"There are still those who would prefer Britain to have an elected head of state" admits the Telegraph's Michael Deacon, grudgingly. And it is indeed extraordinary to think that there are, even in 2012, people in this country who imagine that the nation could be represented abroad, and symbolised at home, by someone chosen by the people. Almost as extraordinary a proposition as the existence of atheists in America, Eurosceptics in Germany or monarchists in the French Republic, I suppose. All nations have their superstitions and delusions, their unquestionable assumptions - it's part of what makes them distinctive and different. The monarchy is one of ours, along with the NHS and the BBC.
Deacon continues:

Let's imagine for a moment that the anti-monarchists got their way, the Queen were stripped of her crown, and we were asked to pick a president. What sort of person would we want to vote for, if we were completely free to choose?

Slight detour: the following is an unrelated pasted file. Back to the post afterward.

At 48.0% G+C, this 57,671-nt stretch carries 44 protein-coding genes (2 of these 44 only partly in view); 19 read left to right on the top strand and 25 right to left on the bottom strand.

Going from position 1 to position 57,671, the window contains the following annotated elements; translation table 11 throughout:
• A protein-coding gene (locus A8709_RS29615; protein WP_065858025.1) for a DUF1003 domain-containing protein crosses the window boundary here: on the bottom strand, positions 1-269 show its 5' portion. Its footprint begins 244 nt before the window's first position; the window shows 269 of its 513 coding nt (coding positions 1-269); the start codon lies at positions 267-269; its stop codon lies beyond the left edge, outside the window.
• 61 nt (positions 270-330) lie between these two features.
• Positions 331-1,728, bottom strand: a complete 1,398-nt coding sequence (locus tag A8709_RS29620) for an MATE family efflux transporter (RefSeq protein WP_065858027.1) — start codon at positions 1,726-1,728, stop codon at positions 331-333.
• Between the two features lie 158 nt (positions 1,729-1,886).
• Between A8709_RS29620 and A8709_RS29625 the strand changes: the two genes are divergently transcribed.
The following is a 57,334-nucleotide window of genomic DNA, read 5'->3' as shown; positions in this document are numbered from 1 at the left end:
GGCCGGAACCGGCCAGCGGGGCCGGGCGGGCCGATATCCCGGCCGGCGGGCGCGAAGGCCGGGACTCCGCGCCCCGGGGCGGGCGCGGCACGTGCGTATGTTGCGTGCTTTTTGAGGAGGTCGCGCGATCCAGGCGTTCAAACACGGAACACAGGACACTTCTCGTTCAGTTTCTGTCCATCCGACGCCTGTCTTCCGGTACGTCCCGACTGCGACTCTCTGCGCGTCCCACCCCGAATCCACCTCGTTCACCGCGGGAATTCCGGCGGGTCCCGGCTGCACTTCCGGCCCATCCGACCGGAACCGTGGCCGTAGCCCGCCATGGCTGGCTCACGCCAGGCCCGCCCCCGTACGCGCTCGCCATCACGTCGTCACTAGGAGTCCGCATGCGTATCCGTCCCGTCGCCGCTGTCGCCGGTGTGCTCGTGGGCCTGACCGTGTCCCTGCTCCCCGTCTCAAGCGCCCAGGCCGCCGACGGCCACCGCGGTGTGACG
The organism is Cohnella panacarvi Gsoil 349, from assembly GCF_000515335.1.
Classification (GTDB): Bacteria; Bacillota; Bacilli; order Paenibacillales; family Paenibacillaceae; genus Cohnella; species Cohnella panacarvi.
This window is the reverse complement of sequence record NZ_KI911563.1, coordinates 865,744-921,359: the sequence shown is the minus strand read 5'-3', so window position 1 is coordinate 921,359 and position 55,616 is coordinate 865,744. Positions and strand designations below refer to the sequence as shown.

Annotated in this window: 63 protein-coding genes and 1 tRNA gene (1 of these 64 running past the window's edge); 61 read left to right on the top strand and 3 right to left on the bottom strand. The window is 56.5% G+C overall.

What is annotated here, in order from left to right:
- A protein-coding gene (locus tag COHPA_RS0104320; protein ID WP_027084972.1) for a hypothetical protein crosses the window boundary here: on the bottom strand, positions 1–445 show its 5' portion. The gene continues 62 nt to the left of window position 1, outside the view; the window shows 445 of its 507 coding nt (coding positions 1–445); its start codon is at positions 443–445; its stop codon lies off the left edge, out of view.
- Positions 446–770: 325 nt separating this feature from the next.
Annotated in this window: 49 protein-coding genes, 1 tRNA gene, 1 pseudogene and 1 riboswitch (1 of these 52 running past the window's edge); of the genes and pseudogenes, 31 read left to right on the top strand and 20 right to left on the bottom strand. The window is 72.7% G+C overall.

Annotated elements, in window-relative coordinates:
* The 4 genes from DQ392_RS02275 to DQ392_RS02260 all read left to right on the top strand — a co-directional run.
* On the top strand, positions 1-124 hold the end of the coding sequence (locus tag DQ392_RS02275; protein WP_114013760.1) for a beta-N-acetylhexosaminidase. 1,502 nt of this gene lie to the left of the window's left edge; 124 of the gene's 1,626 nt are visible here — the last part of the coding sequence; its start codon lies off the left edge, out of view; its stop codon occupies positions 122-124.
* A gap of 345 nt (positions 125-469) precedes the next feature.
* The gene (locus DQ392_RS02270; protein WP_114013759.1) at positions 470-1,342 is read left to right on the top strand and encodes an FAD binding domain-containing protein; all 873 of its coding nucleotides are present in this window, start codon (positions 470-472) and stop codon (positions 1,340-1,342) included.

Someone exactly like Elizabeth Windsor, that's who! So isn't it an extraordinary stroke of national good fortune, he wonders, that we've got her already? So we don't have to vote for her, which we obviously would.

This is where anti-monarchism hits a snag. Because if the people of Britain were free to vote for anyone to be their head of state, the candidate they'd choose would surely be… the Queen.

Hmm. If it were a straight choice between her and Prince Charles, perhaps. Otherwise, it's most unlikely that a woman in her mid-eighties would even stand for election, let alone win. But it's hardly a "snag" for anti-monarchism. Rather it's a snag for monarchism. If you're basing your argument for the continuance of the monarchy on the survival of an eighty-five year old incumbent, then what happens when, in ten, fifteen or twenty years' time, she's no longer there?